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The Hyundai HDF-2600 Jose Rizal-class Frigate of the Philippine Navy

To build up its naval capabilities, replace ageing assets, and modernize its forces, the Philippine Navy embarked on the acquisition of new frigates under the Frigate Acquisition Project (FAP). This project is part of the Horizon 1 phase of the Revised AFP Modernization Program (RAFPMP) that was approved for implementation in 2012.

This specific resource entry discusses the post-bidding phase of the project, wherein South Korea's Hyundai Heavy Industries (HHI) was declared the lowest responsive bidder, offering a design based on their existing FFX-1 Incheon-class frigate used by the Republic of Korea Navy (ROKN). This was later on confirmed to be HHI's HDF-2600 frigate design.



The frigate Jose Rizal during sea trials off the coast of South Korea. Photo taken from Hanwha Systems.

The future BRP Jose Rizal (FF-150) during launching on 23 May 2019. Photo taken from MaxDefense source.


The first of the HDF-2600 frigate for the Philippine Navy, which will be named BRP Jose Rizal (FF-150).

Project Summary:

Frigate Acquisition Project Lot 1 - Frigate Platform with Launchers

Note: Edited as of 17 May 2020:

* End User: Philippine Navy (Offshore Combat Force)

* Quantity: 2 units

* Modernization Phase: Horizon 1 phase Priority Projects of RAFPMP

* Project ABC: Php16,000,000,000.00

* Acquisition Mode: 2-Stage Public Bidding

* Source of Funding: TBA

* SARO Release: TBA

* Winning Proponent: Hyundai Heavy Industries (HHI) of South Korea

* Product for Delivery: 
HDF-2600 frigate (Jose Rizal-class)

* Contract Price: Php15,744,571,584.00

* Residual Amount: Php255,428,416.00

* Expected Delivery: PN expects first ship by May 2020, second by September/October 2020.



* First post by MaxDefense: 02 May 2013

* Searching Hashtag: #PNFrigateAcquisition #PNFAP

* Status: First ship, future BRP Jose Rizal (FF-150) scheduled for delivery by 28 May 2020. Second ship, future BRP Antonio Luna (FF-151) undergoing dockside completion works, in preparation for sea trials.



Project History:

Selection:
The Philippine Navy was in the process of acquiring two (2) light guided-missile frigates as it tries to improve its overall capability. The project was included as part of the newly approved Horizon 1 phase of the Revised AFP Modernization Program approved also in 2013.

A decision was made to pursue the project with an Approved Budget for Contract (ABC) worth Php18 billion for 2 frigates and munitions. It was decided by the Department of National Defense (DND) to go with public bidding as the acquisition process for the project.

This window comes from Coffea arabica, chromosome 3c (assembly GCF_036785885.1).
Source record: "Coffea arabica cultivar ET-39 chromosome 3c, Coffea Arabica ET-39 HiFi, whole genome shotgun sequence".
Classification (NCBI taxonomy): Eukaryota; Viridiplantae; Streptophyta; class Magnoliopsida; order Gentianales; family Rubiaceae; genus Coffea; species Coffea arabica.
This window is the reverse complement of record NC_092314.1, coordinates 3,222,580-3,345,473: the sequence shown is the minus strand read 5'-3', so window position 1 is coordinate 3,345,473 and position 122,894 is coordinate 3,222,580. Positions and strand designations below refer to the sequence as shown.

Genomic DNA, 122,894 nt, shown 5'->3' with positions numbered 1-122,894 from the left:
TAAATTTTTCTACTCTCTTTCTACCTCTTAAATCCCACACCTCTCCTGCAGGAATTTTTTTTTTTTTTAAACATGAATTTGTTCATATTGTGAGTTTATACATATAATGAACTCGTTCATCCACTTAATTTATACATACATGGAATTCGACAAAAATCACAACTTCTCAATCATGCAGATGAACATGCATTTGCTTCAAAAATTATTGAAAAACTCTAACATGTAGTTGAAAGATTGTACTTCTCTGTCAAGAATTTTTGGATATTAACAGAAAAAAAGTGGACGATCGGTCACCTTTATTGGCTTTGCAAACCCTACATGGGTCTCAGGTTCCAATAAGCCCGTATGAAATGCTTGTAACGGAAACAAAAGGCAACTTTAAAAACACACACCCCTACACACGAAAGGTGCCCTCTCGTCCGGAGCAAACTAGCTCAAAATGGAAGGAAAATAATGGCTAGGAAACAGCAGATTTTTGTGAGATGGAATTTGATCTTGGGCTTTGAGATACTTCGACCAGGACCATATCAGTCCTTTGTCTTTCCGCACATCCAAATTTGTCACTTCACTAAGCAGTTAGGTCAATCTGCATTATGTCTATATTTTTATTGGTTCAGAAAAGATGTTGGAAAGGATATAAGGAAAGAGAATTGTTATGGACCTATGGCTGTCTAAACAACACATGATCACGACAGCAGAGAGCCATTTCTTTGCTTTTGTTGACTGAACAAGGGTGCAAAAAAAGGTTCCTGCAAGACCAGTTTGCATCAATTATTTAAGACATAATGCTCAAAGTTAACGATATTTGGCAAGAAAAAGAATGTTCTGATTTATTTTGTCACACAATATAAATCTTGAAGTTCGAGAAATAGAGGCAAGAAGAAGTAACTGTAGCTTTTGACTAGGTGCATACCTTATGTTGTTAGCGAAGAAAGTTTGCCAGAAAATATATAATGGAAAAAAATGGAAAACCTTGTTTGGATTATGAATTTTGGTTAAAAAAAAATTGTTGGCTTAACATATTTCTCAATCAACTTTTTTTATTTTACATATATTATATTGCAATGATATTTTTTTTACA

Seven (7) bidders showed their interest in the project:


1. Navantia of Spain, which offered an uparmed variant of their Avante 2200 multimission combatant;



Navantia's Avante 2200 combatant. Photo taken from Navania.

2. Daewoo Shipbuilding and Marine Engineering (DSME) of South Korea, offering an improved version of their DW-2500 frigate design


DSME's DW-2500 frigate design as offered to the Royal Malaysian Navy. Photo credits to original source.

3. Hyundai Heavy Industries (HHI) of South Korea, with a new model based on the FFX-I HDF-3000 frigate design in use with the Republic of Korea Navy (ROKN) as the Incheon-class,


The FFX-I HDF-3000 frigate design from HHI, which became the basis for the ROKN's Incheon-class frigates. Photo credits to original source.

4. STX Offshore and Shipbuilding of South Korea, with an unknown offering


5. STX France, which is an independent shipyard from South Korea's STX, with the Next Generation Floreal-class frigate design, an improvement over the Floreal-class patrol frigate design used by the French Navy,


The Next Generation Floreal-class frigate design from STX France. Photo from Globasecurity.org.

6. Garden Reach Shipbuilding and Engineering (GRSE) from India, with a modified variant of the Kamorta-class large anti-submarine corvette of the Indian Navy,


The Kamorta-class large corvette design. Credits to original source of photo.

7. ThyssenKrupp Marine Systems (TKMS) of Germany with a derivative of their MEKO-100 small surface combatant family.


The MEKO-100 based frigate design. Credits to original source of photo.

1st and 2nd Stage Public Biddings:

The 1st Stage Bidding for the project was held on 04 December 2013, with only four (4) companies deemed qualified to proceed with the project: Navantia, DSME, HHI and STX Offshore and Shipbuilding.

The other three (3) companies, STX France, GRSE, and TKMS were considered disqualified due to submission issues, although two of them would later appeal and have the verdicts overturned. These were STX France and GRSE.

Prior to proceed to the 2nd stage bidding, the remaining shipbuilders and the Philippine Navy agreed that the munitions side of the project should be separated from the frigate platform itself, as the shipbuilders would have difficulty purchasing munitions on behalf of the Philippine Navy. It was later decided to separate the project into the following:

Lot 1 - Frigate Platform and Launchers with an ABC of Php16 billion

Lot 2 - Frigate Munitions with an ABC of Php2 billion.

Lot 2 will be further sub-divided into the acquisition of  the different munitions to be used by the ships.

The 2nd Stage bidding was held on March 2016, with DSME, HHI, GRSE and Navantia. STX tried to submit a bid but was late and its submission rejected.

It was found that GRSE was the lowest bidder with a bid of Php15.047 billion, followed by HHI with a bid of Php15.744 billion.  But after Post Qualification Inspections (PQI) were conducted with GRSE on April 2016, it was found by the DND Bids and Awards Committee (DND-BAC) that GRSE did not meet the requirements set for the tender, which automatically gave HHI the chance to undergo a PQI.